Unlike most other Davis County cities, the population growth rate here has been very inconsistent.
"It's been so volatile," City Manager Richard Marchant said. "It's isolated to this city."He said the city averaged 30 to 40 new homes a year from 1992-95. Then about a year ago, that dropped to zero - no new homes.
"It may take off again," Marchant said, adding that as many as 80 new homes could be built in the city this year.
One reason for the current slow growth in Fruit Heights is that steep land in the city will cost more to develop.
In fact, Marchant said new east-side homes won't be a reality until the city has a new water tank higher on the hillside to provide adequate water pressure there.
The water tank could cost at least $500,000. Marchant said it is in the city's five-year capital facilities plan.
City planner Jeff Oyler estimates the current population of Fruit Heights is 5,000. That's up 22 percent from the 1990 census.
He said the city is estimated to reach "build-out" population at 8,000 in the year 2007.
Marchant agrees the city's population could be charted like a roller coaster ride. But he says the city is adequately handling its growth rate, no matter what surge may come.
Although the city's lone well is being used to its maximum capacity, Marchant said the Weber Basin Water Conservancy District has ample culinary water available to supply the city's potential 3,000 additional residents.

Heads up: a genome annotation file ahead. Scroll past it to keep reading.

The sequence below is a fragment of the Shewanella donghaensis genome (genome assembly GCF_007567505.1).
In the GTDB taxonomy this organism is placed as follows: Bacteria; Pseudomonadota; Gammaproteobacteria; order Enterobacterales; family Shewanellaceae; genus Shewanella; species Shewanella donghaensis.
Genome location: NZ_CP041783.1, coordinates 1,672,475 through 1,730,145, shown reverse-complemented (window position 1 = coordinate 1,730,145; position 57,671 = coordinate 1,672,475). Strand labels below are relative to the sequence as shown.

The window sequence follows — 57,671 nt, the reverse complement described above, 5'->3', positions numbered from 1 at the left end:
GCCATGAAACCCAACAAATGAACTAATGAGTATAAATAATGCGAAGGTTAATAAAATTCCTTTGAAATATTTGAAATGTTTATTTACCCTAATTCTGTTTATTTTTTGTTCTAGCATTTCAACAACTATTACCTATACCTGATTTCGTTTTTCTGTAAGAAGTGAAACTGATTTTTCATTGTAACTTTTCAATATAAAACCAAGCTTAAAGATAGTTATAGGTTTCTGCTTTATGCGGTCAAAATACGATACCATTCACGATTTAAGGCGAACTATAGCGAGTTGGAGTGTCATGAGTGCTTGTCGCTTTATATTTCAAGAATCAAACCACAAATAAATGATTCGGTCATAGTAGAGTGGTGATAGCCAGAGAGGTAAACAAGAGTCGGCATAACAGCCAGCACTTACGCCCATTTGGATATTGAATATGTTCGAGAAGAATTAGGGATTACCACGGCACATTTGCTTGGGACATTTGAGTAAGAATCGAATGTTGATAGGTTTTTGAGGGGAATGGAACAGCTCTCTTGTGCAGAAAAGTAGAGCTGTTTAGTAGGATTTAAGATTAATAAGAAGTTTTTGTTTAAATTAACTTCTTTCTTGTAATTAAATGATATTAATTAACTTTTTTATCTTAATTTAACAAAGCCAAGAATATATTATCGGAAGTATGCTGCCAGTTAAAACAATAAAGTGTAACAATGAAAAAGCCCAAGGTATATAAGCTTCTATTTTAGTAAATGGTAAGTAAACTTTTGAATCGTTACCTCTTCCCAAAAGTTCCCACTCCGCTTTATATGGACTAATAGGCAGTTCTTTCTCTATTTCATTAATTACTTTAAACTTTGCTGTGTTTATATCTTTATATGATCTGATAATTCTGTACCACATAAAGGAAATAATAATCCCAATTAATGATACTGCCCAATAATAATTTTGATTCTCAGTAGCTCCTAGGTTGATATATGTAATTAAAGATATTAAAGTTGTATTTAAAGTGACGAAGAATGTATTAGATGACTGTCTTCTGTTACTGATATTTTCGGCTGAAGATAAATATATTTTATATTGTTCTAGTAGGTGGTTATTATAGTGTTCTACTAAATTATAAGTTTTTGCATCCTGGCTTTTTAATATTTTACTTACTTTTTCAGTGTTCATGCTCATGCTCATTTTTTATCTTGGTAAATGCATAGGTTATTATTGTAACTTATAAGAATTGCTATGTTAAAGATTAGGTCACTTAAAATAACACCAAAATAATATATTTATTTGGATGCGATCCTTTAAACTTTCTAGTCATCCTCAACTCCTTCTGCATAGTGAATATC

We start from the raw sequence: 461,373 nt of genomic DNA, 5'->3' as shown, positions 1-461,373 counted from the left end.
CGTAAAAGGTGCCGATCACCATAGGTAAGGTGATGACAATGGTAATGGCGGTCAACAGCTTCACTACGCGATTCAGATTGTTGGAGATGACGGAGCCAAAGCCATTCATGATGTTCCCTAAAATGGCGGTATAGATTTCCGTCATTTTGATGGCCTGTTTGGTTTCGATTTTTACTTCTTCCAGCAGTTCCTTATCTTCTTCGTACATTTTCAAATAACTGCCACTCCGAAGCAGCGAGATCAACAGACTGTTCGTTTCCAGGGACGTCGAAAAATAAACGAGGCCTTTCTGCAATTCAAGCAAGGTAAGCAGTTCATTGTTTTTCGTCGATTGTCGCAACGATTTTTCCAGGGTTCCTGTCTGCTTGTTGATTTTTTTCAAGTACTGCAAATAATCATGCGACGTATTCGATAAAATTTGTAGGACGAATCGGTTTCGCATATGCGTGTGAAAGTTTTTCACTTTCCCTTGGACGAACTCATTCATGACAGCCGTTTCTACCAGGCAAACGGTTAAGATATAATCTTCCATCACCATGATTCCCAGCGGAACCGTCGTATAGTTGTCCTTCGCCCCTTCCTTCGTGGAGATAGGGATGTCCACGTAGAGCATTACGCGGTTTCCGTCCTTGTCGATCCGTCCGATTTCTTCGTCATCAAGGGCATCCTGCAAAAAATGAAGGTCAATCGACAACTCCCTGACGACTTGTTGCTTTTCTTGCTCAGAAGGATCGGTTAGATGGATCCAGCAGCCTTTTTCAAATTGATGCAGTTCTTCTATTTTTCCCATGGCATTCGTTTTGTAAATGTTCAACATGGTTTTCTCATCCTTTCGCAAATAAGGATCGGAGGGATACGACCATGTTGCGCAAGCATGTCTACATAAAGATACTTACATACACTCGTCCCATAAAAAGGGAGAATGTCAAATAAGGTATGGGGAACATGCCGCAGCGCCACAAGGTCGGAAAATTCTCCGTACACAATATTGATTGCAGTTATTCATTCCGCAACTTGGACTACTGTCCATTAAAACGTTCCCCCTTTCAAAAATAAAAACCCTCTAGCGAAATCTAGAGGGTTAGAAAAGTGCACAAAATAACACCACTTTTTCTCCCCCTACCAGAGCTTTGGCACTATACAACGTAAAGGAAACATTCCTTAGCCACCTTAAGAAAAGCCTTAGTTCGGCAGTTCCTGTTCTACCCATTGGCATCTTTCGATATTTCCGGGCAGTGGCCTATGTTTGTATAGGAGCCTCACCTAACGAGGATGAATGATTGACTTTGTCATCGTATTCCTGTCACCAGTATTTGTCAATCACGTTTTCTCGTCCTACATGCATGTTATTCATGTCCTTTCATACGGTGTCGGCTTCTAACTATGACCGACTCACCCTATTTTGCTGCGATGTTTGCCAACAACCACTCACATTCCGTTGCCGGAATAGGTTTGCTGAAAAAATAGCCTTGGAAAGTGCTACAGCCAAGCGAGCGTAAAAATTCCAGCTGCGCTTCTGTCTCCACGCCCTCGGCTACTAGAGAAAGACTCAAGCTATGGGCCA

Marchant said the city is almost out of land that is easy to develop. With the exception of two long-held family parcels, all that's left is hillside land.
One new project coming to the city in the next one to two years is a new public works building. Marchant said the current public works building is on the northeast side of Nicholls Park and lacks storage space.
Marchant believes the city will never have much commercial development.
"We're not a city to push for that," he said.
Some past city leaders have nudged the city toward commercial growth a little, but public sentiment has always been against it.
Marchant said most residents would rather pay a little more in property taxes than have the commercial development surrounding cities do.
He said Fruit Heights has such limited space that proper buffering between commercial and residential areas is simply not available.
Fruit Heights is the second-smallest Davis County city in total land. Only Sunset is smaller.
Regarding its park space, Marchant said the city is in fine shape with a major facility, Nicholls Park, plus several smaller parks.
He predicts the city will add one or two smaller parks in the future to serve additional residents.
Fruit Heights contracts with the Davis County Sheriff's Office for police protection and with Kaysville for fire protection.
The City Council reviews those two outside contracts annually, but so far it's considered more economical that way.
"We're simply not large enough," Marchant said, to have a Fruit Heights police force and fire department.
A new City Hall was built a few years ago, and with unused basement space, that building is expected to serve Fruit Heights well into the future.
Fruit Heights population